All great superheroes have an origin story so why wouldn’t coffee? From filter brews to the Italian espresso, coffee has made its mark as one of the most widely consumed beverages in the world today. But how did we get here?
Legend has it that 9th-century Ethiopian goatherd Kaldi one day noticed his goats behaving erratically after eating the berries of a coffee plant. The same night his goats were so energetic that they did not sleep. In one version of the legend, he brings these berries (which contain green coffee beans) to a holy man. The priest forbids their consumption, referencing their sinful, stimulating properties. Kaldi obeys. He throws them into the fire, but the intoxicating aroma of freshly roasted coffee beans forces him to reconsider. He mixes the scorched remains with water and the first cup of coffee is born.
The widely accepted birthplace of coffee is Ethiopia, a country situated in the culturally and historically rich ‘Horn of Africa’. From here it was the Mufti of Aden, Gemaleddin who sampled the beverage and sung its praise. Aided by Ethiopia’s proximity, word of coffee caught wind and flew northeast to the Arab lands of Yemen and Mecca. It spread like wildfire.
Coffee beans remained confined to the Arab world for centuries until it they were eventually smuggled out into India in the 1600s. Under British occupation, India had various ports which allowed for trading with European countries and thus, the expansion of coffee truly began.
With ports in India, the French and the Dutch were notable early suppliers of coffee beans for the greater Europe region. North America served as the next destination for coffee as the Dutch colonised the new Amsterdam region and brought Kaldi’s 9th century discovery with them. From here, the first coffee houses were born and sprouted across the American continent.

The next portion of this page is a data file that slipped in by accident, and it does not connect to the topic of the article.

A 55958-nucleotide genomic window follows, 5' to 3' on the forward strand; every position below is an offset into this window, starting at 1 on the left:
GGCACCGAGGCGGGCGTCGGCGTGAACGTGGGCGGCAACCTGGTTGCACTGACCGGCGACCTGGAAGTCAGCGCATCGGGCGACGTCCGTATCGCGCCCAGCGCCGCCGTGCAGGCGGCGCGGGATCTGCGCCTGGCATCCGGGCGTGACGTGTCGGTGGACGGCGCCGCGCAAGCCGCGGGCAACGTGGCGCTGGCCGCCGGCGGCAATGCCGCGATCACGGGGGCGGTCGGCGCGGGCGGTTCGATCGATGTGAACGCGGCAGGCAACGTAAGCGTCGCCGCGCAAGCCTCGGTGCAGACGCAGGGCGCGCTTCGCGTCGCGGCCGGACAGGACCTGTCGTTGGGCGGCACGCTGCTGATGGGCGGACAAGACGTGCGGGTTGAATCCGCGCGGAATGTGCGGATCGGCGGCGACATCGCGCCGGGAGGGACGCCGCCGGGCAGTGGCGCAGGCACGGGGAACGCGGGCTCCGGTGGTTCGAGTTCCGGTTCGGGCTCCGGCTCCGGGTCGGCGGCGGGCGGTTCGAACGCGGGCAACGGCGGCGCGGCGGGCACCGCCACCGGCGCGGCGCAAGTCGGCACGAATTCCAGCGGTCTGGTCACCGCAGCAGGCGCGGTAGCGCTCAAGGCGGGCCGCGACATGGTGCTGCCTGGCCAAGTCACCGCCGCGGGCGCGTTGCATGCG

After the Dutch claimed dominance of the coffee market, they allowed seedlings to be bought and spread. A gift to King Loius XV of France in the 18th century would see most of the world have access to coffee; the French spreading it through their colonies to places like the Caribbean. It was the French colony of Guiana from which the coffee bean spread to Brazil.
Brazil is currently one of the largest players in the coffee industry along with other South American countries such as Colombia. These places sport the perfect climate for bean growing and supply much of the world with quality coffee.
Good things take time, which is it took almost 9 centuries for coffee to spread around the world. Spoilt for choice in terms of origins, blends, roasts and brews, perhaps we should remember Kaldi who in the company of sleepless goats, seemed utterly content with some burnt seeds and hot water.
Blog by Urban Roaster, www.KaapiKaapi.com.au
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